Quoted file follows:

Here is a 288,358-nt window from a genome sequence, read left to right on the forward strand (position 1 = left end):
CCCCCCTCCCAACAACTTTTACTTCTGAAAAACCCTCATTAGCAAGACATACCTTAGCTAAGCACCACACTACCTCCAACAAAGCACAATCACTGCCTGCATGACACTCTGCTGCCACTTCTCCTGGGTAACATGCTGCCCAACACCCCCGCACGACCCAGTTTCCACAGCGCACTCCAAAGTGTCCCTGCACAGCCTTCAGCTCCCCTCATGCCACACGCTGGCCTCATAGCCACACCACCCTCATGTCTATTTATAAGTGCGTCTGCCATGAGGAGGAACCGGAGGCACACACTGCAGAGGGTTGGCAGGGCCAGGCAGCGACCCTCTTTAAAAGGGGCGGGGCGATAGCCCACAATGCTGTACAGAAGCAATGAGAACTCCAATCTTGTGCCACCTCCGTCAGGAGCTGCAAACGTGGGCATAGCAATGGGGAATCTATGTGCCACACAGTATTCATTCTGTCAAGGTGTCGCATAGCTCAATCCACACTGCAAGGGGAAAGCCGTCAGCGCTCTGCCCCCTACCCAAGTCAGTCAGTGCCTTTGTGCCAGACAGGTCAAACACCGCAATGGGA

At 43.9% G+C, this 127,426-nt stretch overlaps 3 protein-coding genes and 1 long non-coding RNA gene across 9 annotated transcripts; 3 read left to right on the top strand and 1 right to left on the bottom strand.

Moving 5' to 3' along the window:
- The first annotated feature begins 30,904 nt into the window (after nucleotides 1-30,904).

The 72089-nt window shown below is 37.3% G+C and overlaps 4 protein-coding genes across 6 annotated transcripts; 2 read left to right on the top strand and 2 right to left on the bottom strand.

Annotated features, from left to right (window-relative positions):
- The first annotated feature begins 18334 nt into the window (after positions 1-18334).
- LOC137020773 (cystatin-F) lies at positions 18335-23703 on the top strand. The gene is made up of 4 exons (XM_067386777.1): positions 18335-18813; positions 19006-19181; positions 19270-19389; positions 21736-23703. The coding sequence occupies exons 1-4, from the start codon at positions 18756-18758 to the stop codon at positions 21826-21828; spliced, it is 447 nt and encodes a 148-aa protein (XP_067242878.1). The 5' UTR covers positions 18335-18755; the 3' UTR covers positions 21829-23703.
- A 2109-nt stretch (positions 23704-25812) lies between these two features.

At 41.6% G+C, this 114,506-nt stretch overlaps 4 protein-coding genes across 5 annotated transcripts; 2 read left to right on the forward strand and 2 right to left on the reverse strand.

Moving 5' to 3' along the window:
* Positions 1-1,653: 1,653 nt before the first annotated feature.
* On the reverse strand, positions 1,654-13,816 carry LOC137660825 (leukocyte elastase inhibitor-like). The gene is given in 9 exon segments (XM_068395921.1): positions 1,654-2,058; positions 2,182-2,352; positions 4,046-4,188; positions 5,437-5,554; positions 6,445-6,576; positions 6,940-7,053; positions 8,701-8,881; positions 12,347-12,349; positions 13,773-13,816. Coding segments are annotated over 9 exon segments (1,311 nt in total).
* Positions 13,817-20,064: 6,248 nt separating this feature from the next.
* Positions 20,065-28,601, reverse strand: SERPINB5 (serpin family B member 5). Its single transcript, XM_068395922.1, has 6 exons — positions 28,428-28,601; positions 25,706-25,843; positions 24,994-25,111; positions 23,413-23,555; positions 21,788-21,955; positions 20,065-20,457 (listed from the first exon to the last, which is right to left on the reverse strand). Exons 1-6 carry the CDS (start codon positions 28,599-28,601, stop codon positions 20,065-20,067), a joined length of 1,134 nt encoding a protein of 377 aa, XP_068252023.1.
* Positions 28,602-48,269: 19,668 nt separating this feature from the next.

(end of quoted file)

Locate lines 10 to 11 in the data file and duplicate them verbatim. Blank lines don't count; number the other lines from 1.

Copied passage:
- A 2109-nt stretch (positions 23704-25812) lies between these two features.

At 41.6% G+C, this 114,506-nt stretch overlaps 4 protein-coding genes across 5 annotated transcripts; 2 read left to right on the forward strand and 2 right to left on the reverse strand.